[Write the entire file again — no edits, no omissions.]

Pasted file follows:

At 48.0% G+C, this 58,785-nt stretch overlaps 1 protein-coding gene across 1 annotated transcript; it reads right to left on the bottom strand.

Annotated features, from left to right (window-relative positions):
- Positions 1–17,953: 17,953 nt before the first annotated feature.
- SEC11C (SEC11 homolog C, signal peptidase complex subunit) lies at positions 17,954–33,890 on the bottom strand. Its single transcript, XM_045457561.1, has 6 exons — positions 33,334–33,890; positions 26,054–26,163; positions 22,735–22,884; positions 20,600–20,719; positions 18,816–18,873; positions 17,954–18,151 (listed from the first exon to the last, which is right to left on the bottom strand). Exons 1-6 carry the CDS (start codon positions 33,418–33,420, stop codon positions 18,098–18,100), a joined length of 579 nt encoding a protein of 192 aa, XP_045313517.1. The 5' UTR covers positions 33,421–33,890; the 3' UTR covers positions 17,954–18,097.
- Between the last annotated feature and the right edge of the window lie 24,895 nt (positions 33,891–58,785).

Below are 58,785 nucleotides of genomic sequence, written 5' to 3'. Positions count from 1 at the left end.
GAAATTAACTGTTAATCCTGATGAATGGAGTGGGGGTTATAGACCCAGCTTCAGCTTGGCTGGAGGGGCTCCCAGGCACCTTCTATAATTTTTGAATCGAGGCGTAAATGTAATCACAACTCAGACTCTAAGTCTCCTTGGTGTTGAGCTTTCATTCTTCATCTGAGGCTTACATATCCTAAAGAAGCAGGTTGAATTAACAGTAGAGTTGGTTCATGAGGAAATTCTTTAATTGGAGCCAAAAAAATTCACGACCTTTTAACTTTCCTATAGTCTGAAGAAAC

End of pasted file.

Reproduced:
At 48.0% G+C, this 58,785-nt stretch overlaps 1 protein-coding gene across 1 annotated transcript; it reads right to left on the bottom strand.

Annotated features, from left to right (window-relative positions):
- Positions 1–17,953: 17,953 nt before the first annotated feature.
- SEC11C (SEC11 homolog C, signal peptidase complex subunit) lies at positions 17,954–33,890 on the bottom strand. Its single transcript, XM_045457561.1, has 6 exons — positions 33,334–33,890; positions 26,054–26,163; positions 22,735–22,884; positions 20,600–20,719; positions 18,816–18,873; positions 17,954–18,151 (listed from the first exon to the last, which is right to left on the bottom strand). Exons 1-6 carry the CDS (start codon positions 33,418–33,420, stop codon positions 18,098–18,100), a joined length of 579 nt encoding a protein of 192 aa, XP_045313517.1. The 5' UTR covers positions 33,421–33,890; the 3' UTR covers positions 17,954–18,097.
- Between the last annotated feature and the right edge of the window lie 24,895 nt (positions 33,891–58,785).

Below are 58,785 nucleotides of genomic sequence, written 5' to 3'. Positions count from 1 at the left end.
GAAATTAACTGTTAATCCTGATGAATGGAGTGGGGGTTATAGACCCAGCTTCAGCTTGGCTGGAGGGGCTCCCAGGCACCTTCTATAATTTTTGAATCGAGGCGTAAATGTAATCACAACTCAGACTCTAAGTCTCCTTGGTGTTGAGCTTTCATTCTTCATCTGAGGCTTACATATCCTAAAGAAGCAGGTTGAATTAACAGTAGAGTTGGTTCATGAGGAAATTCTTTAATTGGAGCCAAAAAAATTCACGACCTTTTAACTTTCCTATAGTCTGAAGAAAC